© 2010 MLB Advanced Media, L.P. All rights reserved.

04/20/10 8:12 PM ET

Braves won't treat Howard like Bonds

Cox respects slugger, but doesn't plan to pitch around him

ATLANTA -- When looking back on how the Braves fared so well against the Phillies during the first half of the 2009 season, and then struggled against them during the second half, it's impossible to overlook the fact that most of the damage they incurred against the National League East champions came courtesy of Ryan Howard's powerful bat.

As Atlanta prepared to play its first game of this season against Philadelphia on Tuesday night at Turner Field, manager Bobby Cox acknowledged the danger that Howard presents. But at the same time, he said there is no reason to provide him the same kind of treatment that Barry Bonds received from many clubs during the early years of this century.

"Nothing is like Bonds, nothing in the history of baseball," Cox said. "[Howard] is one of the class RBI guys in the league. He's great. He's a better player now than he was. But there will never be another Bonds situation like that."

While winning seven of their first nine against the Phils last year, the Braves limited Howard to a .250 (9-for-36) batting average with seven strikeouts, zero walks and zero homers. While losing six of their past nine games against the NL East champs, they saw the Phillies' first baseman hit .438 (14-for-32) with eight homers, 14 RBIs, eight strikeouts and two walks (one intentional).

"The bottom line is when you're talking about guys like Howard, [Phillies second baseman Chase] Utley, the [Alex Rodriguez's] and [Albert] Pujols' of the world, when they're locked in, you're going to have a hard time getting them out," Atlanta righty Tim Hudson said. "I'm not quite sure how they've been swinging as a whole right now. Sometimes, they're easier to get out than others. Sometimes, you're better off pitching around them until you have to get them out."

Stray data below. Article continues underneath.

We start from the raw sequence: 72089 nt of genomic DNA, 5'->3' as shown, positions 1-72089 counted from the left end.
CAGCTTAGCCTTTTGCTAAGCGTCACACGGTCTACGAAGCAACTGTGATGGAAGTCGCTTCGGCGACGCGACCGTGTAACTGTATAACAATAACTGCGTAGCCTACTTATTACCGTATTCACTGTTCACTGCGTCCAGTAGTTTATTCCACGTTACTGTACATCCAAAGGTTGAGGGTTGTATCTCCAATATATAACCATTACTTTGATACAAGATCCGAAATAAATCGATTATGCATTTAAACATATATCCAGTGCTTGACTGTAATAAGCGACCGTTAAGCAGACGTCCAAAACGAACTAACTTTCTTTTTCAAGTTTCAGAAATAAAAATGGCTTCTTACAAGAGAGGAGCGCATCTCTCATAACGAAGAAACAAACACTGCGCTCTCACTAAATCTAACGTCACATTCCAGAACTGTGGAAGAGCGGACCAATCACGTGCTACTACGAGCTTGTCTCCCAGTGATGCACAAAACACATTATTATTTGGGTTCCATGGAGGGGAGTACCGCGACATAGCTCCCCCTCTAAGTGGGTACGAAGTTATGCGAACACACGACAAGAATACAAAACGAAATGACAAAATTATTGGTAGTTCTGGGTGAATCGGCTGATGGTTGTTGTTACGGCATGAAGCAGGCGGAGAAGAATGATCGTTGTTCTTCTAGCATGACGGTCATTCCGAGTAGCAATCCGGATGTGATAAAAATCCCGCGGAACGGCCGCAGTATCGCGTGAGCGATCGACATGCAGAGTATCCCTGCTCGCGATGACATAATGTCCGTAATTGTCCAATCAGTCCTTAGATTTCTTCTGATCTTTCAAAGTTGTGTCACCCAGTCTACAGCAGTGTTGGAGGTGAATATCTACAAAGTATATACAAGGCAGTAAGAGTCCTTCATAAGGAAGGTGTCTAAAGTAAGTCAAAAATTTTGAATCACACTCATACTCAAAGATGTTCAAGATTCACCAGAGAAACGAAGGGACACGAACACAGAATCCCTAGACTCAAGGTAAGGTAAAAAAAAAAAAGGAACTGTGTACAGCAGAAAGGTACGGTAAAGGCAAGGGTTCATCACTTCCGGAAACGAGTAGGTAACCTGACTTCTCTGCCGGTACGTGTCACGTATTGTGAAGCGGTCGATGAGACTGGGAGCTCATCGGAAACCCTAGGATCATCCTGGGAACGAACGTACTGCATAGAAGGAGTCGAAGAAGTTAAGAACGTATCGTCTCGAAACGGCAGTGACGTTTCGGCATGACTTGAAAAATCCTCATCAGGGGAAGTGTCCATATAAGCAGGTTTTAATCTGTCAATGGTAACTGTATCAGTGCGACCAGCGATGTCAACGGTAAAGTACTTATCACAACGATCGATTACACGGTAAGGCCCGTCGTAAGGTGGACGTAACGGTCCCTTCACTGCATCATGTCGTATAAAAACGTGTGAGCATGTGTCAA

Having struck out at least 186 times each of the past three seasons, Howard is obviously much different than Bonds, whose only 100-strikeout season occurred during his 1986 rookie season.

Still even though Bonds could provide damage in a number of ways, Cox's pitchers were always rather aggressive against him. When the Giants outfielder was producing ridiculous statistics from 2001-04, he homered once every 7.86 at-bats and walked once every 1.91 plate appearances.

Against the Braves during this span, Bonds homered once every 5.54 at-bats and walked once every 3.28 plate appearances.

Howard, who has homered once every 9.44 at-bats in his career against Atlanta, has drawn a total of 44 walks (14 intentional) in the 84 games that he had played against the Braves entering Tuesday night's series opener.

Heyward moves up spot in order to No. 6

ATLANTA -- As Spring Training progressed, there were already some Braves fans wondering when Jason Heyward would make his way toward the middle of the lineup. After the first two weeks of the season, manager Bobby Cox isn't ready to make any radical changes.